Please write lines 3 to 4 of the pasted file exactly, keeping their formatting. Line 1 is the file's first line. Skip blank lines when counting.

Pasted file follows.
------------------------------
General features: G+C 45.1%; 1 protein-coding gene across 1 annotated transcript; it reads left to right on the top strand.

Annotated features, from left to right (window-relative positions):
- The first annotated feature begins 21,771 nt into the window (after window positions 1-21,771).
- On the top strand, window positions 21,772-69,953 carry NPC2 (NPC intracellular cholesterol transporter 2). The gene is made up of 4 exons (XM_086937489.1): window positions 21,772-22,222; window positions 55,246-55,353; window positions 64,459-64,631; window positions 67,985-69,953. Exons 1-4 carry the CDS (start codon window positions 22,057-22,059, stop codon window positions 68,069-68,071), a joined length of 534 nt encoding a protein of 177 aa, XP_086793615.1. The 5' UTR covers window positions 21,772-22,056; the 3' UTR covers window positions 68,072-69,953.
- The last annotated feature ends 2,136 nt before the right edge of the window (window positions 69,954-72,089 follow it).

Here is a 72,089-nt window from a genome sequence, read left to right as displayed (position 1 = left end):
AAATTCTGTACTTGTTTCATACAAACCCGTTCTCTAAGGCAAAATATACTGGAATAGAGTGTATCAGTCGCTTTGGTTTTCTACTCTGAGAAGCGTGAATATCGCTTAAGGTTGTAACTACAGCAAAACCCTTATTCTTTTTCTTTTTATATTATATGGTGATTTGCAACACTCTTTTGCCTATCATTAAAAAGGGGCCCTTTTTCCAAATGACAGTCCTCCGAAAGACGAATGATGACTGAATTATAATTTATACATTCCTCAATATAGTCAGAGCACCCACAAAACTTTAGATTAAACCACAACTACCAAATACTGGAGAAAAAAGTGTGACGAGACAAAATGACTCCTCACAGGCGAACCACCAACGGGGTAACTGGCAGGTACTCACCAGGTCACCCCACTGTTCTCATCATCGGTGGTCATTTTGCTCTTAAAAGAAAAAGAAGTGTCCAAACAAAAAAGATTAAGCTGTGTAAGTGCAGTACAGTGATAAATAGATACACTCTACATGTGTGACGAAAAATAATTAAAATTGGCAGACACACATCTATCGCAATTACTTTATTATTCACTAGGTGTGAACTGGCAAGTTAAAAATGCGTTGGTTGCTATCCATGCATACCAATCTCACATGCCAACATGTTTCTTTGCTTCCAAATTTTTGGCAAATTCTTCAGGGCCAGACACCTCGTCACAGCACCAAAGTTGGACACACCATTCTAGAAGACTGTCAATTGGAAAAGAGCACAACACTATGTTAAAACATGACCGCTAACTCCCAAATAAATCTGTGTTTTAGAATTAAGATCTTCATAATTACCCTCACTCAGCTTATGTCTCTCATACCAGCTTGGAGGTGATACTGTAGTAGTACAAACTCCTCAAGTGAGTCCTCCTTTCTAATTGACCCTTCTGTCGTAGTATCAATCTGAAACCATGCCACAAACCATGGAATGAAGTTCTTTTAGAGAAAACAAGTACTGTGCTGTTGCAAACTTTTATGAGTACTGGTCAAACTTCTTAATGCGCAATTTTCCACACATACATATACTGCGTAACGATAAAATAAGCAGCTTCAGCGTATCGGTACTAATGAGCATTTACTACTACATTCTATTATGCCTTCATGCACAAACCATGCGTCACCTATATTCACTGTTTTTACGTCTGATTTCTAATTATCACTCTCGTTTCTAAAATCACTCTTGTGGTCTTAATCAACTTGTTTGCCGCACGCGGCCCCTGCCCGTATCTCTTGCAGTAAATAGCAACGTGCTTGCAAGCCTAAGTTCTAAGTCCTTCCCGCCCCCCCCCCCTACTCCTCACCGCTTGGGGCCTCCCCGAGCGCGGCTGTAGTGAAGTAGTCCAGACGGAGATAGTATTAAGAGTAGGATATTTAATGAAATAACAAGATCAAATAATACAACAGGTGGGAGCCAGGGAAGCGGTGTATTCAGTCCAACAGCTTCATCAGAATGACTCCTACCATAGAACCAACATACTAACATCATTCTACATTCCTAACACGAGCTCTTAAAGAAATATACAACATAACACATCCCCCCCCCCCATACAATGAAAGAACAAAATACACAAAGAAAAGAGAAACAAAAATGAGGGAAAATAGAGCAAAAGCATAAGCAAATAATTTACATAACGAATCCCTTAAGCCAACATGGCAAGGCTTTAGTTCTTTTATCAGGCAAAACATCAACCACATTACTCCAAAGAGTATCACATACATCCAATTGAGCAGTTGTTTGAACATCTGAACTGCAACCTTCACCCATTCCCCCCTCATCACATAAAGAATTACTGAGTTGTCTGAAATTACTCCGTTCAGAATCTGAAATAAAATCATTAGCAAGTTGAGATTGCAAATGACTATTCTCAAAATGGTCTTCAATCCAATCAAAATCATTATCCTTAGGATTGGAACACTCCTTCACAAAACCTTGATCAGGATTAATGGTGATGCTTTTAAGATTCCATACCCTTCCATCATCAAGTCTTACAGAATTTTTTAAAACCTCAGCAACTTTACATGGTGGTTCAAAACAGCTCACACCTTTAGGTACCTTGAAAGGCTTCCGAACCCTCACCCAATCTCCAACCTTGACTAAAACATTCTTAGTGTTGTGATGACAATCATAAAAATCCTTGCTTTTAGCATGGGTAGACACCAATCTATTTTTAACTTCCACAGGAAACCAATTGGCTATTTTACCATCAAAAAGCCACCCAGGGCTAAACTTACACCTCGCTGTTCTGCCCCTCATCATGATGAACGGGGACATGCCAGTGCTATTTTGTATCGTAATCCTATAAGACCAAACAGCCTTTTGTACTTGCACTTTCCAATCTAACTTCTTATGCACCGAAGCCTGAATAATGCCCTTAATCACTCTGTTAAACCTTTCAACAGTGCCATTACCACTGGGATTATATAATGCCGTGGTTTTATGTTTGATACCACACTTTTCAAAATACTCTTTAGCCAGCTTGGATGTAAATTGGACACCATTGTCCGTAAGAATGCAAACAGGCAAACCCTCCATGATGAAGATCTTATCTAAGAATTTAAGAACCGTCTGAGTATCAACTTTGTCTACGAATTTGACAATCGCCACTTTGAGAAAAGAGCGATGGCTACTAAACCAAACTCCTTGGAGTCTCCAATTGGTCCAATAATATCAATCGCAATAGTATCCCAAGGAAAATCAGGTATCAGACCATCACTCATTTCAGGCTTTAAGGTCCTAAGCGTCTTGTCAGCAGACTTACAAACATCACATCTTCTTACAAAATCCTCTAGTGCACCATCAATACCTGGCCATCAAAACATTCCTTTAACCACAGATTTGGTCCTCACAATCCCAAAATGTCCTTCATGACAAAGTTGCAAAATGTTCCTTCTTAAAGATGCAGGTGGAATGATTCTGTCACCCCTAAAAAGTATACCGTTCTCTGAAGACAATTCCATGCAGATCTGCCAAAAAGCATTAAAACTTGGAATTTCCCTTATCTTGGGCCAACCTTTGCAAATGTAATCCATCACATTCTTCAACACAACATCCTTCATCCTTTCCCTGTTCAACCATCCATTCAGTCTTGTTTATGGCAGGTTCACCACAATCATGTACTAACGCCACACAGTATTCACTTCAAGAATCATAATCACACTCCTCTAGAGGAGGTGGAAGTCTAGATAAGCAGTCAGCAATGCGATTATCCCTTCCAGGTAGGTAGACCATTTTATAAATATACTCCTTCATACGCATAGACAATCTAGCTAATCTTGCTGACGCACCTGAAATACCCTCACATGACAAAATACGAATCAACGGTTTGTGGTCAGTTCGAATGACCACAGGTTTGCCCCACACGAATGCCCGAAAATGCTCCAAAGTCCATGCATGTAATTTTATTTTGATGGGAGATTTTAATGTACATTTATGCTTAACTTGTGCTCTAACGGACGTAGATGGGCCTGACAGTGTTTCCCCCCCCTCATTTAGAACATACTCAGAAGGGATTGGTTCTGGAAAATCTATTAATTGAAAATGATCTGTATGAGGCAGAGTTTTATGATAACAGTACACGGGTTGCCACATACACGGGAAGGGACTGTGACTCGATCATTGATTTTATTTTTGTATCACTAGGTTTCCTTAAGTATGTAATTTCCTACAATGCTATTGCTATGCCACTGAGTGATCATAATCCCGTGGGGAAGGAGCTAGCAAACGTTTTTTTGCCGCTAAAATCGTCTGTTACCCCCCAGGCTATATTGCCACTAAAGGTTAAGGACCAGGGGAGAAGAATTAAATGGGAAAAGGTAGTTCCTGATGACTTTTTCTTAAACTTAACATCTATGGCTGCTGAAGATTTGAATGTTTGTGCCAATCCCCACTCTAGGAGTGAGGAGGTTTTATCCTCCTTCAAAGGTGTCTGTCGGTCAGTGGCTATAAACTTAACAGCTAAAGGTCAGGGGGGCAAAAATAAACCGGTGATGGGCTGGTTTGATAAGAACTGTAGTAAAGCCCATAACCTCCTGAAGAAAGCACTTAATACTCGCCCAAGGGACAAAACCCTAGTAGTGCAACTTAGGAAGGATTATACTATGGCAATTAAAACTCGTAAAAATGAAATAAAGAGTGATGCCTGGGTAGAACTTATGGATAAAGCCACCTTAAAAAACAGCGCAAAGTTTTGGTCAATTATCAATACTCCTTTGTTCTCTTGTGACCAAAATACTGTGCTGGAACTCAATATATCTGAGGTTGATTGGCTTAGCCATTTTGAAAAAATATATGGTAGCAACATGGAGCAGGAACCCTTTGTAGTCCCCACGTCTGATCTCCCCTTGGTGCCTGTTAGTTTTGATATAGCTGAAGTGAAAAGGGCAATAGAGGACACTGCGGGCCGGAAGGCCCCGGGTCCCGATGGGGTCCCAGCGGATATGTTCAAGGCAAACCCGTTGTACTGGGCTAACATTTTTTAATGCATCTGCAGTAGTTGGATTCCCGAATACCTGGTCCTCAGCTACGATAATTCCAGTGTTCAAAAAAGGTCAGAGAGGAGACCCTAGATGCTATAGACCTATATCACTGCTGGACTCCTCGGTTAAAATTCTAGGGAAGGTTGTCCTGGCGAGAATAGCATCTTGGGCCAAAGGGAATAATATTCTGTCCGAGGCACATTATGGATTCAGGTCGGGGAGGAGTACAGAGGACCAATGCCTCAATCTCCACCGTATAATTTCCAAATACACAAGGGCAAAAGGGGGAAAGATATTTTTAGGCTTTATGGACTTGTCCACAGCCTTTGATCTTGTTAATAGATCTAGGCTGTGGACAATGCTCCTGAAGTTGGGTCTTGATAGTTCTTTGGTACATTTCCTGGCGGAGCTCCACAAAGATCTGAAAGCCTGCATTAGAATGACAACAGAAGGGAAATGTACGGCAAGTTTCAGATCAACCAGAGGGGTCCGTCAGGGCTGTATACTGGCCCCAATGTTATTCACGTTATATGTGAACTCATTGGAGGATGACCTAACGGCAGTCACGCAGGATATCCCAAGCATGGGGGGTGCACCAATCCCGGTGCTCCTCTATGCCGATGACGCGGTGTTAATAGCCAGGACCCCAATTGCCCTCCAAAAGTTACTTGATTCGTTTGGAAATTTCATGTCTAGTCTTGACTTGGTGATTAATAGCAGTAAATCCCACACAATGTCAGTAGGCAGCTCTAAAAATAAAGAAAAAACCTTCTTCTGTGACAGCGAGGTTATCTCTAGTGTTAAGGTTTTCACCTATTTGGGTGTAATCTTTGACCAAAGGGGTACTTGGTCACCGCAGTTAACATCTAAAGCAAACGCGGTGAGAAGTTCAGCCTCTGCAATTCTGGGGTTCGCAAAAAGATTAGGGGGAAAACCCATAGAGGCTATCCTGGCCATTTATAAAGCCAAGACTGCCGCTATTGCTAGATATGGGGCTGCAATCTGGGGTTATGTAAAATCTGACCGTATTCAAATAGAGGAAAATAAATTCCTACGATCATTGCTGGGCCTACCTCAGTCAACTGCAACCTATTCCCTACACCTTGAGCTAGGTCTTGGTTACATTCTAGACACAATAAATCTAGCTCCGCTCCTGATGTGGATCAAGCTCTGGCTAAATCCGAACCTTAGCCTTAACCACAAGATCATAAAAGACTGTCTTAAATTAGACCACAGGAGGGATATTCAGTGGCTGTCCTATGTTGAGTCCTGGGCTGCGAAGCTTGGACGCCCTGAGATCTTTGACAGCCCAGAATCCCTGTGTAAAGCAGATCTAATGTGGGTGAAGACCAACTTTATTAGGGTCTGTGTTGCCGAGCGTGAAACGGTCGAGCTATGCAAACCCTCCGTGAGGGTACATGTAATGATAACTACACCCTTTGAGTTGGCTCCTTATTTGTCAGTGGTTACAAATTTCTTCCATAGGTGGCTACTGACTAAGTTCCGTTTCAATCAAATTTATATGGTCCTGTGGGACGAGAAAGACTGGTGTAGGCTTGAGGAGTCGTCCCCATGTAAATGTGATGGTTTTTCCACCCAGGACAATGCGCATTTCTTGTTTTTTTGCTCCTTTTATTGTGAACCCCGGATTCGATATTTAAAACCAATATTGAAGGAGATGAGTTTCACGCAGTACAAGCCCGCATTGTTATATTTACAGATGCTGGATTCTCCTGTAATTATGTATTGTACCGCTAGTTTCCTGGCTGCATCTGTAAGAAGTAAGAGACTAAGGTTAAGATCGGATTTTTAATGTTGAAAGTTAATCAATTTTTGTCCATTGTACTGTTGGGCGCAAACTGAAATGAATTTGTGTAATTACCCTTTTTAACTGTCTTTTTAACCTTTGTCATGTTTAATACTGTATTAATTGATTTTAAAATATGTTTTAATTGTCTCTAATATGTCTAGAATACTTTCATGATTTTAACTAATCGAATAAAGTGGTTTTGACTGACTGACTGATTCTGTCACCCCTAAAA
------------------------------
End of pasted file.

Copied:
- The first annotated feature begins 21,771 nt into the window (after window positions 1-21,771).
- On the top strand, window positions 21,772-69,953 carry NPC2 (NPC intracellular cholesterol transporter 2). The gene is made up of 4 exons (XM_086937489.1): window positions 21,772-22,222; window positions 55,246-55,353; window positions 64,459-64,631; window positions 67,985-69,953. Exons 1-4 carry the CDS (start codon window positions 22,057-22,059, stop codon window positions 68,069-68,071), a joined length of 534 nt encoding a protein of 177 aa, XP_086793615.1. The 5' UTR covers window positions 21,772-22,056; the 3' UTR covers window positions 68,072-69,953.